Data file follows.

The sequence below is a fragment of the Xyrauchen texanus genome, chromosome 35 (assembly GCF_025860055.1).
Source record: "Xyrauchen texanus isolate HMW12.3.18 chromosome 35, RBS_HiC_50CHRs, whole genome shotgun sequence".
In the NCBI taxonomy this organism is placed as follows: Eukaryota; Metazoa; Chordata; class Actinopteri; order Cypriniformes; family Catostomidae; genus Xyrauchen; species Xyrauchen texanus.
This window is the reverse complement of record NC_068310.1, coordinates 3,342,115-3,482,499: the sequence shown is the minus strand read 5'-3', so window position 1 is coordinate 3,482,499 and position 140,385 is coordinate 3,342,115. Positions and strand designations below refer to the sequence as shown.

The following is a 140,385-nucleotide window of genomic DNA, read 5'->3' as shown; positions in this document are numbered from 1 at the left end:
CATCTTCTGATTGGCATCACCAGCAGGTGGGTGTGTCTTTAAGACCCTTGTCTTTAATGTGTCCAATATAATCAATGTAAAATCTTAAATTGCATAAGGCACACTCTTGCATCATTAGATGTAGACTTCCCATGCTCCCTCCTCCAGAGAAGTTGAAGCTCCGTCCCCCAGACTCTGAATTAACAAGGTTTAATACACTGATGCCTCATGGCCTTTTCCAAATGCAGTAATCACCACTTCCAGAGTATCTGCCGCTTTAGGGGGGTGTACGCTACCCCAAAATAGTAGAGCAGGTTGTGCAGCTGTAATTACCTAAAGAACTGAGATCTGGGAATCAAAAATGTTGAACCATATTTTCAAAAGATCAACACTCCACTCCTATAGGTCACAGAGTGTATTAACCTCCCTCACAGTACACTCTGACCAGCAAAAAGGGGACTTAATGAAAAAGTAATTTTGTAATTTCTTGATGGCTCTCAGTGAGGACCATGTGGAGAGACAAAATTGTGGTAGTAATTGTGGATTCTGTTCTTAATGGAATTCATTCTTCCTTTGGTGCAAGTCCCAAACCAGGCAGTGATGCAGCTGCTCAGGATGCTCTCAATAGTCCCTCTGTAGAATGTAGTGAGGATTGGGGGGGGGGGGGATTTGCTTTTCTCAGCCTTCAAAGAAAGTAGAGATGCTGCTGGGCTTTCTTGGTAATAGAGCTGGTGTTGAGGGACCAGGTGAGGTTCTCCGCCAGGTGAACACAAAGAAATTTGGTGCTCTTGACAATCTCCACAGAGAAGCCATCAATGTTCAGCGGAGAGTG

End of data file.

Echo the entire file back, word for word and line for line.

The sequence below is a fragment of the Xyrauchen texanus genome, chromosome 35 (assembly GCF_025860055.1).
Source record: "Xyrauchen texanus isolate HMW12.3.18 chromosome 35, RBS_HiC_50CHRs, whole genome shotgun sequence".
In the NCBI taxonomy this organism is placed as follows: Eukaryota; Metazoa; Chordata; class Actinopteri; order Cypriniformes; family Catostomidae; genus Xyrauchen; species Xyrauchen texanus.
This window is the reverse complement of record NC_068310.1, coordinates 3,342,115-3,482,499: the sequence shown is the minus strand read 5'-3', so window position 1 is coordinate 3,482,499 and position 140,385 is coordinate 3,342,115. Positions and strand designations below refer to the sequence as shown.

The following is a 140,385-nucleotide window of genomic DNA, read 5'->3' as shown; positions in this document are numbered from 1 at the left end:
CATCTTCTGATTGGCATCACCAGCAGGTGGGTGTGTCTTTAAGACCCTTGTCTTTAATGTGTCCAATATAATCAATGTAAAATCTTAAATTGCATAAGGCACACTCTTGCATCATTAGATGTAGACTTCCCATGCTCCCTCCTCCAGAGAAGTTGAAGCTCCGTCCCCCAGACTCTGAATTAACAAGGTTTAATACACTGATGCCTCATGGCCTTTTCCAAATGCAGTAATCACCACTTCCAGAGTATCTGCCGCTTTAGGGGGGTGTACGCTACCCCAAAATAGTAGAGCAGGTTGTGCAGCTGTAATTACCTAAAGAACTGAGATCTGGGAATCAAAAATGTTGAACCATATTTTCAAAAGATCAACACTCCACTCCTATAGGTCACAGAGTGTATTAACCTCCCTCACAGTACACTCTGACCAGCAAAAAGGGGACTTAATGAAAAAGTAATTTTGTAATTTCTTGATGGCTCTCAGTGAGGACCATGTGGAGAGACAAAATTGTGGTAGTAATTGTGGATTCTGTTCTTAATGGAATTCATTCTTCCTTTGGTGCAAGTCCCAAACCAGGCAGTGATGCAGCTGCTCAGGATGCTCTCAATAGTCCCTCTGTAGAATGTAGTGAGGATTGGGGGGGGGGGGGATTTGCTTTTCTCAGCCTTCAAAGAAAGTAGAGATGCTGCTGGGCTTTCTTGGTAATAGAGCTGGTGTTGAGGGACCAGGTGAGGTTCTCCGCCAGGTGAACACAAAGAAATTTGGTGCTCTTGACAATCTCCACAGAGAAGCCATCAATGTTCAGCGGAGAGTG